Update 3rd April 2022: Following the comment from Larry Schuster I have modified the code so that the factorial0 function actually uses cache as intended, rather than lru_cache. I also added code to clear the cache after each timer run, because the uncleared cache was giving misleading results, and added a timer function to call each of the four factorial routines from within Python, rather than calling them as separate UDFs from Excel. The example timer results have all been updated for the new code.
Functools is a built in Python module “for higher-order functions: functions that act on or return other functions”. Of the collection of functions, the two that seemed the most obviously useful for my purposes were cache and lru_cach:
Simple lightweight unbounded function cache. Sometimes called “memoize”.
Returns the same as
lru_cache(maxsize=None), creating a thin wrapper around a dictionary lookup for the function arguments. Because it never needs to evict old values, this is smaller and faster than
lru_cache() with a size limit.
Decorator to wrap a function with a memoizing callable that saves up to the maxsize most recent calls. It can save time when an expensive or I/O bound function is periodically called with the same arguments.
As a simple example, I have used a recursive function to find the factorial of the passed argument, with alternative versions with the cache and lru_cache decorators, and also the Numba just in time compiler decorator:
def factorial(n): return 1 if n <= 1 else n * factorial(n - 1) @cache def factorial0(n): return 1 if n <= 1 else n * factorial0(n - 1) @lru_cache() def factorial1(n): return 1 if n <= 1 else n * factorial1(n - 1) @njit(cache = True) def factorial2(n): return 1 if n <= 1 else n * factorial2(n - 1)
These functions have been called from Excel using pyxll, via timer functions allowing a specified number of repetitions, and returning the factorial result and the execution time for each function. One timer function called a specified factorial function, and was entered separately in Excel for each of the factorial functions. The other called all four factorial functions from within Python.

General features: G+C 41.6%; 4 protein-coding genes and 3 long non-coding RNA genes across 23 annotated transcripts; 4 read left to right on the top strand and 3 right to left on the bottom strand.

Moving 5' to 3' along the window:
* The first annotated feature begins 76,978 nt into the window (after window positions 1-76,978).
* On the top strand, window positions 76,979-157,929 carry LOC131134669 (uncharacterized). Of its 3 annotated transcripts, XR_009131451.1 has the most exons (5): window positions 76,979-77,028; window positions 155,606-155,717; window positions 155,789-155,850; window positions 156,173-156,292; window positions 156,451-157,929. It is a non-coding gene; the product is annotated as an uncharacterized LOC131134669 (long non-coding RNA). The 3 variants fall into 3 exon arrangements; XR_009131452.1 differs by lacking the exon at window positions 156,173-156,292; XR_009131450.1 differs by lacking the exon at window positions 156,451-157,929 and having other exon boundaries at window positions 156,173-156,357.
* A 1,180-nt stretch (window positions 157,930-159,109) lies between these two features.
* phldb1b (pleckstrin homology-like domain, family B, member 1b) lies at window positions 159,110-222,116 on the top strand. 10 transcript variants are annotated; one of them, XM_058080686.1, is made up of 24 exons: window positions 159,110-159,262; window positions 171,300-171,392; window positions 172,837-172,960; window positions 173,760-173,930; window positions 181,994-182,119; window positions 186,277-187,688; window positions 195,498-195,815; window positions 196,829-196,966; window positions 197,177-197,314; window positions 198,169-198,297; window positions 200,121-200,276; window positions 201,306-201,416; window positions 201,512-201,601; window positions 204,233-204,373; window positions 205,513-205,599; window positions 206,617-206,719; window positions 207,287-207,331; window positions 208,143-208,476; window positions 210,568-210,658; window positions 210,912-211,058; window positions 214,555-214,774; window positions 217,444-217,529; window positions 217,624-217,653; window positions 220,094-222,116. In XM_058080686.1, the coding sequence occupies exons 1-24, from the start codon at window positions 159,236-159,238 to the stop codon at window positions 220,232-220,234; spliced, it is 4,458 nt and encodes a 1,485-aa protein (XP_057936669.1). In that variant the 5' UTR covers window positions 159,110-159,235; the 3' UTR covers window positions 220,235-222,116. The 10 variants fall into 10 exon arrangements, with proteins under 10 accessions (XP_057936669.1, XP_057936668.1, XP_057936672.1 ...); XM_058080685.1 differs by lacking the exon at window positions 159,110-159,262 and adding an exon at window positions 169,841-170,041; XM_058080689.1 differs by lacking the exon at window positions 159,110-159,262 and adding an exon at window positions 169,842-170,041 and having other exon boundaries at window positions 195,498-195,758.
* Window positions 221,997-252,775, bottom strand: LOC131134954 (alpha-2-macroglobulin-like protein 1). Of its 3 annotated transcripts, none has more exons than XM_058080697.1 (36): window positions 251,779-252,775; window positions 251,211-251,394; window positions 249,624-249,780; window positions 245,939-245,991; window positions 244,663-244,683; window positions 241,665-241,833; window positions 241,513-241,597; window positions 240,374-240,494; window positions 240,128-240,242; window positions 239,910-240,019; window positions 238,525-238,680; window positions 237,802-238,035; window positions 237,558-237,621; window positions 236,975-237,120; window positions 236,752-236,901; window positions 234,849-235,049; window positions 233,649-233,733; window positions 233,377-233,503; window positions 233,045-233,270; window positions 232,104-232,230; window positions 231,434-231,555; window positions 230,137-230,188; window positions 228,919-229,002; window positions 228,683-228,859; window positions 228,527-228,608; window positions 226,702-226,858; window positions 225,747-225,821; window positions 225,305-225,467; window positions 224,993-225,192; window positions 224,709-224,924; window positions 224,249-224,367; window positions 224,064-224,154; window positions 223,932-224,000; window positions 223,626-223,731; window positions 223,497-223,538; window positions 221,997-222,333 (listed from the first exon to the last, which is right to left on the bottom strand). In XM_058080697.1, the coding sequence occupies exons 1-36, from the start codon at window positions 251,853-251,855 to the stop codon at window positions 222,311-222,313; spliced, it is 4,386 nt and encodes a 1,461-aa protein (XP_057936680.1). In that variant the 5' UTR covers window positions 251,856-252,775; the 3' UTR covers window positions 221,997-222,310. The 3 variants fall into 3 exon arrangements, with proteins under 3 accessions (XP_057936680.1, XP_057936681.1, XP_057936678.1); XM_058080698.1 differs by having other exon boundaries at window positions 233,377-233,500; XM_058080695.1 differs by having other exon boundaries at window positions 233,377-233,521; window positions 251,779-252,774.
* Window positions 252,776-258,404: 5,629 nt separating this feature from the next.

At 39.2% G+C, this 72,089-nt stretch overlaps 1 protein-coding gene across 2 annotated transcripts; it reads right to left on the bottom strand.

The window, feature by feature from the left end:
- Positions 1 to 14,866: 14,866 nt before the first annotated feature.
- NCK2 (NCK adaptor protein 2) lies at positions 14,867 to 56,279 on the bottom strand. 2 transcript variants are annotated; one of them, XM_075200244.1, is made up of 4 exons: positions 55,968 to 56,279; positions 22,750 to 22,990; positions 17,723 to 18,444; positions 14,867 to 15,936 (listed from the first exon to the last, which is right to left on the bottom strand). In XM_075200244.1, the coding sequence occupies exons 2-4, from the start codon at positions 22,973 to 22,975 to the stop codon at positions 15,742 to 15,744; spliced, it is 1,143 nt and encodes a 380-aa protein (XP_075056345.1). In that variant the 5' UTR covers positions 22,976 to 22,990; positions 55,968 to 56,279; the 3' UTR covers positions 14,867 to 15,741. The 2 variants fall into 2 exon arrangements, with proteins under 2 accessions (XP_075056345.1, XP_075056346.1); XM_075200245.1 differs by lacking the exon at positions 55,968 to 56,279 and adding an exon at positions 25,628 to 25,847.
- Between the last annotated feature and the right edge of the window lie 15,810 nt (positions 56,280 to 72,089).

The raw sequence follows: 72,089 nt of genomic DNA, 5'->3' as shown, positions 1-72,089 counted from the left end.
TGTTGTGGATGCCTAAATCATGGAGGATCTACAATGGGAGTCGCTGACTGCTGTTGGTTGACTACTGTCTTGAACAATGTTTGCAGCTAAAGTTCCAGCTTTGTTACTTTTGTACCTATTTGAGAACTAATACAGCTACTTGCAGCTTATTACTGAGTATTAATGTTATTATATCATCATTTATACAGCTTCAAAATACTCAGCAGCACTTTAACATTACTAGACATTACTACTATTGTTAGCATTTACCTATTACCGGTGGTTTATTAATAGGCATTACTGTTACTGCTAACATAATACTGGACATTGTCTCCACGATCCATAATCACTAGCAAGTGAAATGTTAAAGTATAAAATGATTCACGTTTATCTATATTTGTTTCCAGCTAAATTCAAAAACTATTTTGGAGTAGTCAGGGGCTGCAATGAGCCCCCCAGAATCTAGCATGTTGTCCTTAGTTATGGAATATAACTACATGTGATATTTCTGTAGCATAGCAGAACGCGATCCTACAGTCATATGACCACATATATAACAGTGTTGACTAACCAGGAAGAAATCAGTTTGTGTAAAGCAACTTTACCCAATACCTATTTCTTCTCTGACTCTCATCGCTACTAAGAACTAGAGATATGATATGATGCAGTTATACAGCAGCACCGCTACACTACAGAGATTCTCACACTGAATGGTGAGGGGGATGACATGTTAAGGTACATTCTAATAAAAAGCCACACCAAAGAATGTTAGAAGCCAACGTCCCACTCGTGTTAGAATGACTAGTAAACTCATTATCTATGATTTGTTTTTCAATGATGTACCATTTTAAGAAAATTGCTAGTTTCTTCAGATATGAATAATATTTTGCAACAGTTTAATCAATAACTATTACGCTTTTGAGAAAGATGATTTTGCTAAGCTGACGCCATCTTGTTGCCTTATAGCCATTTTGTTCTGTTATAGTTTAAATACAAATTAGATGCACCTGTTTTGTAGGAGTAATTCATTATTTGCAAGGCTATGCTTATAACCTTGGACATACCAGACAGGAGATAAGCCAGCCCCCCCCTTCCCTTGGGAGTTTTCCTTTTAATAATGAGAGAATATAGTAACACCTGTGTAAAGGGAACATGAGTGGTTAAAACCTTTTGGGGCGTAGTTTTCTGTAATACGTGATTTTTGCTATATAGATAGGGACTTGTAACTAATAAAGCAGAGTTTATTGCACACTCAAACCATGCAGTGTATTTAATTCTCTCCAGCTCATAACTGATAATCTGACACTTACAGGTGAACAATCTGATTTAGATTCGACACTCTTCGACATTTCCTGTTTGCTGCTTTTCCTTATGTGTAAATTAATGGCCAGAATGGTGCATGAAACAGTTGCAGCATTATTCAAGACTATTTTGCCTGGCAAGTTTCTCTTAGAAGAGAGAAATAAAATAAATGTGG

For 1 repetition with a low input number the cache and Numba functions were all slower than plain Python when called as UDF’s and slightly faster when called from Python:
Increasing the input value to 100 made the cache functions relatively slower, since the cache was updated at each step of the factorial calculation, but never actually used. The Numba function was faster than plain Python, especially when called from within Python, with the speed improvement being due to compilation of the code, rather than use of the cache.
With 10,000 repetitions and input value of 100 the cache functions are over 100 times faster than plain Python, with little difference in the time when called from Excel or Python. The Numba function was only 26 to 27 times faster than plain Python:
In summary the cache functions were substantially faster than plain Python for cases with a high number of repetitions of the factorial function, and for this example were about 4 times faster than the Numba function for 10,000 iterations. When the function was only called once the cache functions were significantly slower.
Examples with more practical applications will be examined in later posts.
Looks like you used the lru_cache function twice and didn’t use the cache function at all, at least in the blog narrative.
Fixing that, I found that my times were distorted by the overhead calling the functions from Excel, so I’ll re-do the timings and re-post.